JTF (just the facts): A total of 15 color photographs, framed in brown wood and unmatted, and hung against white walls in the two room upstairs gallery space and the office area. All of the works are archival inkjet prints, made between 2016 and 2019. Physical sizes range from 15×10 to 51×34 inches and all of the prints are available in editions of 5+2AP. (Installation shots below.)
Comments/Context: Elliott Jerome Brown Jr. is building some promising momentum in his early career in photography. After graduating from NYU in 2017, he’s had his work included in group shows at the Leslie-Lohman Museum and at PPOW Gallery and had a solo show at Baxter Street at CCNY earlier this year (reviewed here). This show at Nicelle Beauchene represents the next incremental step in his artistic journey, another solo exhibit of new work, but now at a well-respected young gallery.
As we would expect at this early stage, Brown is iteratively refining his eye. He’s exploring the ambiguous space in portraiture, deliberately avoiding straightforward views and instead experimenting with more elusive approaches – visual interruptions, skewed angles, views from the back or of sitters turned away, and other alternatives and misdirections. These aesthetic choices are then made more emotionally resonant by layering in notions of family, community, and the history (and reclaimed future) of African-American photographic representation.
Many of Brown’s new works interrogate the dynamics of layered space, where multiple figures and bodies (none of which is the central subject exactly) intersect. Wilting turns three guys hanging out into a intricate mix of legs and feet. Keep that one metaphorical does something similar, looking at the negative space between a cluster of knees and hanging feet. Other pictures document interactions that don’t immediately make sense – comforting hands from two different neighbors on the back of a churchgoer or the upended, dance-like tumble of a boy on a couch. Brown’s images seem to search for that instant when the ordinary turns quietly puzzling, which he then crops into further spatial confusion.
Two pictures push further towards a portraiture of absence. In Inherent distance, a kitchen scene spreads the two people to the far edges of the frame, focusing our attention on the empty space in the middle of the room and the bolted door in the background. In another work (with a far longer title), an oily stain has been left behind on the paper sheet covering a doctor’s exam table, the head (and person) that made the mark no longer present. Both images force the viewer to look closely at the exclusion or omission, offering an open-ended space for narrative imagination.
Several of the photographs seem to work in pairs, even though they aren’t diptychs or even sequential or serial in some obvious way. Two images use the purple tint of black light to create atmosphere, another two capture a woman in a floral dress from inside and outside a steel security grill, and a third pair creates an echo of pose, with a reclining woman with her right arm folded up seen in different light conditions. The strongest of these twosomes uses a nude woman lying in a plastic backyard kiddie pool as the subject. A wide view sets the scene, capturing both the imbalance of the full sized person in the small pool and the uncertainties of the splashed water on the wooden fence behind and the two anonymous feet in the foreground. A closer-up composition tightens the view, showing us a disorienting combination of a fist, another hand, a dangling earring, a necklace, and some other unidentifiable body parts, as seen against the shallow water of the yellow pool. Hung next to each other, the two photographs create a satisfying crackle of intentional mystery.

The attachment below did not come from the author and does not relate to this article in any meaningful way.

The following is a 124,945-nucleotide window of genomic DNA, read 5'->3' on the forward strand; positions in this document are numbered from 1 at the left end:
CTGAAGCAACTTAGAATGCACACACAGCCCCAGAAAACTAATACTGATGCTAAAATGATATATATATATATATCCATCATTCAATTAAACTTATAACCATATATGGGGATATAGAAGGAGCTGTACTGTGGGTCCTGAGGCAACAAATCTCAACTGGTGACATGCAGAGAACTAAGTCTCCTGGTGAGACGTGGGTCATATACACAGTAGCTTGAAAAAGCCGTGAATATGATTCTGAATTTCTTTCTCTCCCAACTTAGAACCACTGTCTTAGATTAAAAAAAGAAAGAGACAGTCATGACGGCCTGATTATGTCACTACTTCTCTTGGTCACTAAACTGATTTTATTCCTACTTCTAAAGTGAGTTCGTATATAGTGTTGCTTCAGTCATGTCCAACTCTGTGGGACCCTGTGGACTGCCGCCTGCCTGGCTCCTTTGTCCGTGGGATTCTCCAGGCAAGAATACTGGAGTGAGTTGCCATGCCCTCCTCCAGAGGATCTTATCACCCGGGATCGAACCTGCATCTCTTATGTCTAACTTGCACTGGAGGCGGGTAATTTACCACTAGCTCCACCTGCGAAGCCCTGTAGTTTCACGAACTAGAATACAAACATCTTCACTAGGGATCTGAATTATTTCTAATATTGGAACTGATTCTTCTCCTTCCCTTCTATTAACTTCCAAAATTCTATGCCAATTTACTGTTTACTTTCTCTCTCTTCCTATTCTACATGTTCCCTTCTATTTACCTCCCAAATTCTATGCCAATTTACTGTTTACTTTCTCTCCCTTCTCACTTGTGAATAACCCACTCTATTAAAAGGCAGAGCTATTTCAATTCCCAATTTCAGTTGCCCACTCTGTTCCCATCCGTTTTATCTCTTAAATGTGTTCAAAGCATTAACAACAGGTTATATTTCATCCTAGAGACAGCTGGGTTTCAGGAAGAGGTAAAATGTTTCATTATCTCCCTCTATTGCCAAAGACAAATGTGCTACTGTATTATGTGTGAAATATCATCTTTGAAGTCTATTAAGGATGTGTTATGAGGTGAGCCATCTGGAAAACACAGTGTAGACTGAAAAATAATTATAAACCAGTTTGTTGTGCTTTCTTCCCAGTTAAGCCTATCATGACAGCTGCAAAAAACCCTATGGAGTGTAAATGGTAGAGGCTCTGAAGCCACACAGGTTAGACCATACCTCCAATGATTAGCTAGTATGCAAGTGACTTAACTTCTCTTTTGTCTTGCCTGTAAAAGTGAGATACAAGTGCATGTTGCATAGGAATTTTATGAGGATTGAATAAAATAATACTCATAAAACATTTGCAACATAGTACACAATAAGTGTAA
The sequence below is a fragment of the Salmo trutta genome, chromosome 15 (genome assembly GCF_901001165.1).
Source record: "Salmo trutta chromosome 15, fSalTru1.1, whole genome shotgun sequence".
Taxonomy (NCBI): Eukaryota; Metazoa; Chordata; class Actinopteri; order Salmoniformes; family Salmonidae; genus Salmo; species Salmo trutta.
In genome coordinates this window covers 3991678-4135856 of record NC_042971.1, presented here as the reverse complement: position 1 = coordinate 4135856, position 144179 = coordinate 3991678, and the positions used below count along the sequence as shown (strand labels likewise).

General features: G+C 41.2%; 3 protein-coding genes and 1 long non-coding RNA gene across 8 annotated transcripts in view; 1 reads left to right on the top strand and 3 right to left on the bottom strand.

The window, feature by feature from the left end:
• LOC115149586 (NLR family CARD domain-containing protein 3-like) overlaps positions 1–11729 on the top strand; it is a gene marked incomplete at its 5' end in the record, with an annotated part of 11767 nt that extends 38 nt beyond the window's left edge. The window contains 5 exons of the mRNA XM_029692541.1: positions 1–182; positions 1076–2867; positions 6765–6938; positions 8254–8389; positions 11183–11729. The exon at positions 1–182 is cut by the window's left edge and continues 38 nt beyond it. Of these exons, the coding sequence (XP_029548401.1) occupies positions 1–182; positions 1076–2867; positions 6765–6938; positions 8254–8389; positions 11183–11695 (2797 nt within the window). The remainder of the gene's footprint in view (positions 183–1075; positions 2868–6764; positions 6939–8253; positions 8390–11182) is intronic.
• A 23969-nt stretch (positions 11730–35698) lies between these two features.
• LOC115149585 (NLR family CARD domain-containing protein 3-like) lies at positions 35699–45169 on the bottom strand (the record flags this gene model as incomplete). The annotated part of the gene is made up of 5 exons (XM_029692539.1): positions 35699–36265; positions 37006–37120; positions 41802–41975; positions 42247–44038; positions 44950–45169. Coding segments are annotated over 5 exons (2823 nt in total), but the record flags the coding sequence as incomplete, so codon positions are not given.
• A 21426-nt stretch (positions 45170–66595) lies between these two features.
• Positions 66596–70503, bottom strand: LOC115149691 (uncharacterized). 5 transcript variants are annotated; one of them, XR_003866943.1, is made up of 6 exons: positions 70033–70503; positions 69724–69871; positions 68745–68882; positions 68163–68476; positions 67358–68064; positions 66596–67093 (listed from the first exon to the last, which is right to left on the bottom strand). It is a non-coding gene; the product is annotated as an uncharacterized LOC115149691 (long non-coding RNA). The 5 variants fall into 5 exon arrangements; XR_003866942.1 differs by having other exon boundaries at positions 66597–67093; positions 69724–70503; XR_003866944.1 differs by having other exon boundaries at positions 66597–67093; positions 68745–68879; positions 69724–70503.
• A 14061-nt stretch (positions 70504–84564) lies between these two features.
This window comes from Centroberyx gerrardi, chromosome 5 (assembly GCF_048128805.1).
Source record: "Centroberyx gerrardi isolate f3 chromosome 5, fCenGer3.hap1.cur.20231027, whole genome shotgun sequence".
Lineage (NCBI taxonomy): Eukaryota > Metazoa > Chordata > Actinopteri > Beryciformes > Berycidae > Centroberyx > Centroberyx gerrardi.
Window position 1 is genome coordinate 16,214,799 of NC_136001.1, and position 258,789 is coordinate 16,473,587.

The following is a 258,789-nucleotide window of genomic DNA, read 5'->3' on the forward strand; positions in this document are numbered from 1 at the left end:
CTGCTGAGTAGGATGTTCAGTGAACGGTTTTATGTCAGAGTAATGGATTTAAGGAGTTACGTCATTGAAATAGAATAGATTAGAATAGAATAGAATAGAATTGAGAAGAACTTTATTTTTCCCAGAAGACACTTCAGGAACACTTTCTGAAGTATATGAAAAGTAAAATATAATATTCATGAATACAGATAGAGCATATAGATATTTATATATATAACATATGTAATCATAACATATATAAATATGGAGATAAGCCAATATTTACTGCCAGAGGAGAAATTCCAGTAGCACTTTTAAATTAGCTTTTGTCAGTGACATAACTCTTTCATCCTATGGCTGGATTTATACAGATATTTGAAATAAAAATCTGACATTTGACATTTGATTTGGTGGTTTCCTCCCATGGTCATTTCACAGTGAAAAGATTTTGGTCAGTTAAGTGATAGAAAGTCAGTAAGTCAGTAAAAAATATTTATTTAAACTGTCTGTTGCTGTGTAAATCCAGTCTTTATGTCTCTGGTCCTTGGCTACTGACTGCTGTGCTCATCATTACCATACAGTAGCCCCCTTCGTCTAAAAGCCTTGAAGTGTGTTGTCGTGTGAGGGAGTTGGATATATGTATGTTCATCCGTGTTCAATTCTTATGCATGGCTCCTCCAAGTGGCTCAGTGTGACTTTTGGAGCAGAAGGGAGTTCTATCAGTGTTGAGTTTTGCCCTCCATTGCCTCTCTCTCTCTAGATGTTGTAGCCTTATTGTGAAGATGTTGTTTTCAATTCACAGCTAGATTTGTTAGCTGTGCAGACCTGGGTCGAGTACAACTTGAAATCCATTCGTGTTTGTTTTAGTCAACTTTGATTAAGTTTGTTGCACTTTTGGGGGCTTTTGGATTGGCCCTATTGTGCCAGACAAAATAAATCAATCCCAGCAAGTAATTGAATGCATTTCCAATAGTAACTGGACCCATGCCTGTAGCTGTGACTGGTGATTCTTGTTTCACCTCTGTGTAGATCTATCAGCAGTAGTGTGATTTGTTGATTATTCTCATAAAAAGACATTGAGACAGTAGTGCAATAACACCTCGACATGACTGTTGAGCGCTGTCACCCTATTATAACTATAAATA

While so many young photographers are drawn to documenting found oddities in the world around us, Brown has smartly avoided that well worn path and is, in some sense, searching for the opposite – the potential for a photograph to capture the in between, the missing, or the uncertain. His aesthetic road will end up being much more challenging, but to the extent he can both hone his skill at uncovering this ambiguity and apply it thoughtfully to the contemporary black experience around him, he’ll continue to durably separate himself from his cohort.
Collector’s POV: The works in this show are priced between $2000 and $6500, based on size. Brown’s work has little secondary market history at this point, so gallery retail remains the best option for those collectors interested in following up.